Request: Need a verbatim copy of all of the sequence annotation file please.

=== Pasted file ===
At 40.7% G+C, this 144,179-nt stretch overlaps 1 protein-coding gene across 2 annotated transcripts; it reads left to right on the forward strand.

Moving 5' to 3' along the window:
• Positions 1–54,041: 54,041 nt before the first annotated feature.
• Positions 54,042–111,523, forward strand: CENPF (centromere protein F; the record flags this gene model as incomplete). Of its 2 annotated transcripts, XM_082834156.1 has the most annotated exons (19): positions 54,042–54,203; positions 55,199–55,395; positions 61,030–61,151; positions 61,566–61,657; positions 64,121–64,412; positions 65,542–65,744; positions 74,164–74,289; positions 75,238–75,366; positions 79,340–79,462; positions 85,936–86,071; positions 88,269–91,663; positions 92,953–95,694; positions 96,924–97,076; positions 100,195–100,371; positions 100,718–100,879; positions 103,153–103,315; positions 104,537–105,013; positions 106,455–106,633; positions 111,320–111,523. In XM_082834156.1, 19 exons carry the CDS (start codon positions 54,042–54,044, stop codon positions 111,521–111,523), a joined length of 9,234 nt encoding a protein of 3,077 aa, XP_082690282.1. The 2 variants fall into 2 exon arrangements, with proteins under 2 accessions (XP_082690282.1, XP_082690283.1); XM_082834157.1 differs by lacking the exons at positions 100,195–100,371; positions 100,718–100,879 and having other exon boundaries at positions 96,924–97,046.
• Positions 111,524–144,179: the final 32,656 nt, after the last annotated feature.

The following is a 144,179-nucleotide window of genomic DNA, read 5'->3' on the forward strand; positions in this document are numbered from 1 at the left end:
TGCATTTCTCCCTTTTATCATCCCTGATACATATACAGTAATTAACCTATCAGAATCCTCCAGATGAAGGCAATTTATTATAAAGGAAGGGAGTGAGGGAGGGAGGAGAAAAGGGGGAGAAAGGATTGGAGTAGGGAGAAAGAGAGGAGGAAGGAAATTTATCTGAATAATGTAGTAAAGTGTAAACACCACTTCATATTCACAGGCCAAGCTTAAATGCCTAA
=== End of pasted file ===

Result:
At 40.7% G+C, this 144,179-nt stretch overlaps 1 protein-coding gene across 2 annotated transcripts; it reads left to right on the forward strand.

Moving 5' to 3' along the window:
• Positions 1–54,041: 54,041 nt before the first annotated feature.
• Positions 54,042–111,523, forward strand: CENPF (centromere protein F; the record flags this gene model as incomplete). Of its 2 annotated transcripts, XM_082834156.1 has the most annotated exons (19): positions 54,042–54,203; positions 55,199–55,395; positions 61,030–61,151; positions 61,566–61,657; positions 64,121–64,412; positions 65,542–65,744; positions 74,164–74,289; positions 75,238–75,366; positions 79,340–79,462; positions 85,936–86,071; positions 88,269–91,663; positions 92,953–95,694; positions 96,924–97,076; positions 100,195–100,371; positions 100,718–100,879; positions 103,153–103,315; positions 104,537–105,013; positions 106,455–106,633; positions 111,320–111,523. In XM_082834156.1, 19 exons carry the CDS (start codon positions 54,042–54,044, stop codon positions 111,521–111,523), a joined length of 9,234 nt encoding a protein of 3,077 aa, XP_082690282.1. The 2 variants fall into 2 exon arrangements, with proteins under 2 accessions (XP_082690282.1, XP_082690283.1); XM_082834157.1 differs by lacking the exons at positions 100,195–100,371; positions 100,718–100,879 and having other exon boundaries at positions 96,924–97,046.
• Positions 111,524–144,179: the final 32,656 nt, after the last annotated feature.

The following is a 144,179-nucleotide window of genomic DNA, read 5'->3' on the forward strand; positions in this document are numbered from 1 at the left end:
TGCATTTCTCCCTTTTATCATCCCTGATACATATACAGTAATTAACCTATCAGAATCCTCCAGATGAAGGCAATTTATTATAAAGGAAGGGAGTGAGGGAGGGAGGAGAAAAGGGGGAGAAAGGATTGGAGTAGGGAGAAAGAGAGGAGGAAGGAAATTTATCTGAATAATGTAGTAAAGTGTAAACACCACTTCATATTCACAGGCCAAGCTTAAATGCCTAA